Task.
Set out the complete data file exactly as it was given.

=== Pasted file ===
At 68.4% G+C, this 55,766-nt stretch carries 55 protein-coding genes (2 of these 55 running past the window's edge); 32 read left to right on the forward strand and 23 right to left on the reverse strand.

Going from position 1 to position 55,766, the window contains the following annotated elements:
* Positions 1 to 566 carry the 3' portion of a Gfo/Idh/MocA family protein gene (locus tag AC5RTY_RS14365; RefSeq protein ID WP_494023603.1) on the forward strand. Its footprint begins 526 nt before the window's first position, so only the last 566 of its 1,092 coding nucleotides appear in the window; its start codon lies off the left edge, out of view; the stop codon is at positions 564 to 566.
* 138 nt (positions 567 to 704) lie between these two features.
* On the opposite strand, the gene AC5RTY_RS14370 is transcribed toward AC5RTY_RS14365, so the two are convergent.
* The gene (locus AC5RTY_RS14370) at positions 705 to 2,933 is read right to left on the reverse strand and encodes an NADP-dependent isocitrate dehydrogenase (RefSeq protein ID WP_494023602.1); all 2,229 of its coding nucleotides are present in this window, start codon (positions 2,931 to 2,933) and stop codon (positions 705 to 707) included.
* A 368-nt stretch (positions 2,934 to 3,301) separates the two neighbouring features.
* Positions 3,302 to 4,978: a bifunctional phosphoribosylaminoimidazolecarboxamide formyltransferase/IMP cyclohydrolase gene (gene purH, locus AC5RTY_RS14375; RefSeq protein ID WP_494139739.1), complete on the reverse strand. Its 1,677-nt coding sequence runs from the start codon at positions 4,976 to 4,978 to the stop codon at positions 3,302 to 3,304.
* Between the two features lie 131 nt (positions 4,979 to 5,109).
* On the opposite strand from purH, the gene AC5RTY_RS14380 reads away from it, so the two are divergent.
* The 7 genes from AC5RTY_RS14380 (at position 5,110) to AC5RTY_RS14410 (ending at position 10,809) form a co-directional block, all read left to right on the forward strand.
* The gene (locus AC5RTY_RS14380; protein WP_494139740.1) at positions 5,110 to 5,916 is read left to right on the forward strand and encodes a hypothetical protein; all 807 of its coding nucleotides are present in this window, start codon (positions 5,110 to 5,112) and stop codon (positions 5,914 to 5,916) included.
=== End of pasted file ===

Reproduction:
At 68.4% G+C, this 55,766-nt stretch carries 55 protein-coding genes (2 of these 55 running past the window's edge); 32 read left to right on the forward strand and 23 right to left on the reverse strand.

Going from position 1 to position 55,766, the window contains the following annotated elements:
* Positions 1 to 566 carry the 3' portion of a Gfo/Idh/MocA family protein gene (locus tag AC5RTY_RS14365; RefSeq protein ID WP_494023603.1) on the forward strand. Its footprint begins 526 nt before the window's first position, so only the last 566 of its 1,092 coding nucleotides appear in the window; its start codon lies off the left edge, out of view; the stop codon is at positions 564 to 566.
* 138 nt (positions 567 to 704) lie between these two features.
* On the opposite strand, the gene AC5RTY_RS14370 is transcribed toward AC5RTY_RS14365, so the two are convergent.
* The gene (locus AC5RTY_RS14370) at positions 705 to 2,933 is read right to left on the reverse strand and encodes an NADP-dependent isocitrate dehydrogenase (RefSeq protein ID WP_494023602.1); all 2,229 of its coding nucleotides are present in this window, start codon (positions 2,931 to 2,933) and stop codon (positions 705 to 707) included.
* A 368-nt stretch (positions 2,934 to 3,301) separates the two neighbouring features.
* Positions 3,302 to 4,978: a bifunctional phosphoribosylaminoimidazolecarboxamide formyltransferase/IMP cyclohydrolase gene (gene purH, locus AC5RTY_RS14375; RefSeq protein ID WP_494139739.1), complete on the reverse strand. Its 1,677-nt coding sequence runs from the start codon at positions 4,976 to 4,978 to the stop codon at positions 3,302 to 3,304.
* Between the two features lie 131 nt (positions 4,979 to 5,109).
* On the opposite strand from purH, the gene AC5RTY_RS14380 reads away from it, so the two are divergent.
* The 7 genes from AC5RTY_RS14380 (at position 5,110) to AC5RTY_RS14410 (ending at position 10,809) form a co-directional block, all read left to right on the forward strand.
* The gene (locus AC5RTY_RS14380; protein WP_494139740.1) at positions 5,110 to 5,916 is read left to right on the forward strand and encodes a hypothetical protein; all 807 of its coding nucleotides are present in this window, start codon (positions 5,110 to 5,112) and stop codon (positions 5,914 to 5,916) included.